Robb Field visitors take osprey family under their wings with vigilant watch
by Jorge Valcarcel
Published - 07/10/13 - 02:40 PM | 5747 views | 1 1 comments | 12 12 recommendations | email to a friend | print
An adult osprey touches down to tend to its offspring at a nest at Robb Field.  Courtesy photo by Jorge Valcarcel
An adult osprey touches down to tend to its offspring at a nest at Robb Field. Courtesy photo by Jorge Valcarcel
An adult osprey swoops overhead with its fish catch en route back to the family nest at Robb Field.                                                                                                   Courtesy photo by Jorge Valcarcel
An adult osprey swoops overhead with its fish catch en route back to the family nest at Robb Field. Courtesy photo by Jorge Valcarcel
There are a lot of proud parents at Robb Field these days, and they are not just soccer moms. The ospreys that nest there have raised a beautiful brood of three fledglings and a small group of regular admirers has gradually begun to consider themselves part of the family.

Ospreys, also known as seahawks, are very large raptors that feed almost entirely on fish. Their wingspan can grow to over 70 inches. They are unique among hawks and eagles in that they have an outer toe that they use for grabbing on to fish. The osprey loves to hunt in the shallow waters of the San Diego River. You’ve probably seen them on the lightposts on your way to and from work. Ospreys can spot their prey from more than 120 feet into the air. They hover and zero in, then dive into the water and hook the fish with their talons. In fact, ospreys are the only fishermen that I have ever seen actually catching anything in the San Diego River.

They nest in any tall structures, from trees to telephone poles. The ospreys are migratory birds that are found throughout the globe, but our Southern California ospreys don’t migrate.

Seahawks nest, like other birds, in the springtime and by summer, if they are lucky, they have anywhere from one to four chicks. Most birds mate for life, and ospreys are no different. Both parents raise the young. The eggs incubate for five weeks and the babies take about 8-10 more weeks to learn to fly.

At Robb Field, human eyes are aloft, hoping to see the young bird’s first flight. The baby ospreys will flap their wings in the nest to practice and build strength. Once ready, they will take their first, usually a short, flight. From there, it is off to the river, learning to fish with mom and dad. After that, the young birds are on their own.

The largest young osprey is learning to hover above the nest for a few seconds at a time. He will be a full-fledged fledgling soon.

Inside the Robb Field Fitness Center, the manager has a picture of the newborn ospreys from when they were first sighted in early April. He displays it with loving pride. He has been watching the young parents closely and said he feels a close connection with the family.

The ospreys have their fans, but life can be rough for a bird living in a civilized world. They suffered huge population declines because of pesticides in the early part of the 20th century, but have made a remarkable comeback since then. In part, their ability to co-exist and thrive next to and in large human population centers has caused them new problems.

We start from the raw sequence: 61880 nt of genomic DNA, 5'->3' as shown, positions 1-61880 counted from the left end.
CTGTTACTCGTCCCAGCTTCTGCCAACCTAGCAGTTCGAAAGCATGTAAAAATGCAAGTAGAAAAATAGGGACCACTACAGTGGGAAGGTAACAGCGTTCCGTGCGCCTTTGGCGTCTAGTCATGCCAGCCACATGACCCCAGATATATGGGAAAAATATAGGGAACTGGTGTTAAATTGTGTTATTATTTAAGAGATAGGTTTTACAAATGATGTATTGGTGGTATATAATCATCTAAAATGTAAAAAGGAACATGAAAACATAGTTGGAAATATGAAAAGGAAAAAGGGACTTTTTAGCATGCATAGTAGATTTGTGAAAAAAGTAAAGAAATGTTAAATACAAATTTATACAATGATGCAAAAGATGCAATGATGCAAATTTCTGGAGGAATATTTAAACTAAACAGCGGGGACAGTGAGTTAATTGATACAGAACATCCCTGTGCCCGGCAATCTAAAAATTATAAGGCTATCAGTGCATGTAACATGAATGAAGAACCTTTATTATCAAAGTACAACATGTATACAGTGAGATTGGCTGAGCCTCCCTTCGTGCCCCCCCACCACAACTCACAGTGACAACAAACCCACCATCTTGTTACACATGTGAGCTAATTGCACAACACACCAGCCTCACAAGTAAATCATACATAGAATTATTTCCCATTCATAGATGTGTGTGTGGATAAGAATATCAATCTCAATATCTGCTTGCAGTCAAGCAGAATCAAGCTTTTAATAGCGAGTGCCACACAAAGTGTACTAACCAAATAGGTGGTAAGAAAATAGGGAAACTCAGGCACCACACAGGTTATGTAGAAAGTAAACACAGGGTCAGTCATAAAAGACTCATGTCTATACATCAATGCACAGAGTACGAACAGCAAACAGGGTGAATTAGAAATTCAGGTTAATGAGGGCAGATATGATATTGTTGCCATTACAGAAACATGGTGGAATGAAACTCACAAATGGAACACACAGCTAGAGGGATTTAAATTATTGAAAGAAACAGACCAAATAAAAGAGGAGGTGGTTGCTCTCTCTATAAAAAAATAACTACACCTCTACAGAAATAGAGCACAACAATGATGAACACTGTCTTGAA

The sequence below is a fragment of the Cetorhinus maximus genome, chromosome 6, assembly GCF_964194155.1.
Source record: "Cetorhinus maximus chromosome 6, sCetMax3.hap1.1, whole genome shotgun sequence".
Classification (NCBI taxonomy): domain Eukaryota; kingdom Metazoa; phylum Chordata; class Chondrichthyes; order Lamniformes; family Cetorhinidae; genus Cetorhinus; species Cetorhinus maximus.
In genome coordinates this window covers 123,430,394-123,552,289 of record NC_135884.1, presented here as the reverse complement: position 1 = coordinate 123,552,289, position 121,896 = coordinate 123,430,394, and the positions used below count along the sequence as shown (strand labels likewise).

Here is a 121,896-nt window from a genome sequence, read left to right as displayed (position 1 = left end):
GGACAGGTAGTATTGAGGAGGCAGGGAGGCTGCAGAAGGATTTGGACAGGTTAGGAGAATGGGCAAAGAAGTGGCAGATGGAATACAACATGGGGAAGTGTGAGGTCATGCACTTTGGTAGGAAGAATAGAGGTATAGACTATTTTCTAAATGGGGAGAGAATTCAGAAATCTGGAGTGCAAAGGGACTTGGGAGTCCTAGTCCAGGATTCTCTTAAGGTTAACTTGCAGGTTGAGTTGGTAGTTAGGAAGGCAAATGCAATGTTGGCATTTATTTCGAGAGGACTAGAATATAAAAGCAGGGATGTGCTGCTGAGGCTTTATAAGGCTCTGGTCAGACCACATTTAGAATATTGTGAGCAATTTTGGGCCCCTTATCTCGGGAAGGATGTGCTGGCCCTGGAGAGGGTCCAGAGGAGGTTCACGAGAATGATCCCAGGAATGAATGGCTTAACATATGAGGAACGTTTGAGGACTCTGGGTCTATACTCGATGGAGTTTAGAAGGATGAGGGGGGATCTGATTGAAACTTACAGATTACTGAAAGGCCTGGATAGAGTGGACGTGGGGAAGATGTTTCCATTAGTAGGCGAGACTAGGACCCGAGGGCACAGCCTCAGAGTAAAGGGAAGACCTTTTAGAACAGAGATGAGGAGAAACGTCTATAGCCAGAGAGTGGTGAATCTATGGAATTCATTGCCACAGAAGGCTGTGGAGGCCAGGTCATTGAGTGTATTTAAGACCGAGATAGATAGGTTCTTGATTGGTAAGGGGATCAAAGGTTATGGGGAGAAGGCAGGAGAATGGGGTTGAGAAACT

Three years, ago an osprey couple were senselessly killed with a blowgun on the Sunset Cliffs Boulevard Bridge. Ospreys are protected by the Federal Migratory Bird Act of 1918, and this cruelty is not taken lightly by U.S. Fish and Wildlife officials or the bird lovers who flock to admire these beautiful creatures along the San Diego River.

Two years ago, someone destroyed an osprey nest in Robb Field, killing the young birds that were in it. Now, park management and birdwatchers keep a close eye out for suspicious activity, with a near-constant vigil around the nesting sights to ward off those who might perform these malicious acts.

Last year, there was one chick hatched, but it did not make it to the fledgling stage. It is easy to see why this year these three very large baby birds are so special to observers.

Looking high up to the nest and watching the young birds being fed by their mother and father, it is hard to imagine how someone could think of hurting these majestic creatures. Those who have watched them grow since the chicks hatched seem to consider themselves to be a part of this aviary family. In a few weeks, the young ones will have learned to fend for themselves and will head off to make families of their own.

The birdwatchers of Robb Field might be left with a heavy case of empty-nest syndrome, but with the proper community support and awareness, the ospreys will return again next year, and the year after that — a model for how wildlife can co-exist in urban areas.

— Jorge Valcarcel is an avid birdwatcher/photographer and resident of Ocean Beach.

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July 13, 2013
Tell me, please, wardens of US Fish & Wildlife Department, how does a non-migratory bird (see last sentence in the 3rd paragraph) get protection under the Federal Migratory Bird Act of 1918?! And 1918? Come on, it's 2013 already and in my U.S. of A., San Diegiños should be allowed to kill osprey at their leisure, as long as it's done by adults trained in the safe use of pellet or BB guns. I mean, why do you think nobody's catchin' fish in that river? I got two syllables for you: OSS PREE. Take back the San Diego River from the clutches of the seahawks! But that's just my opinion...

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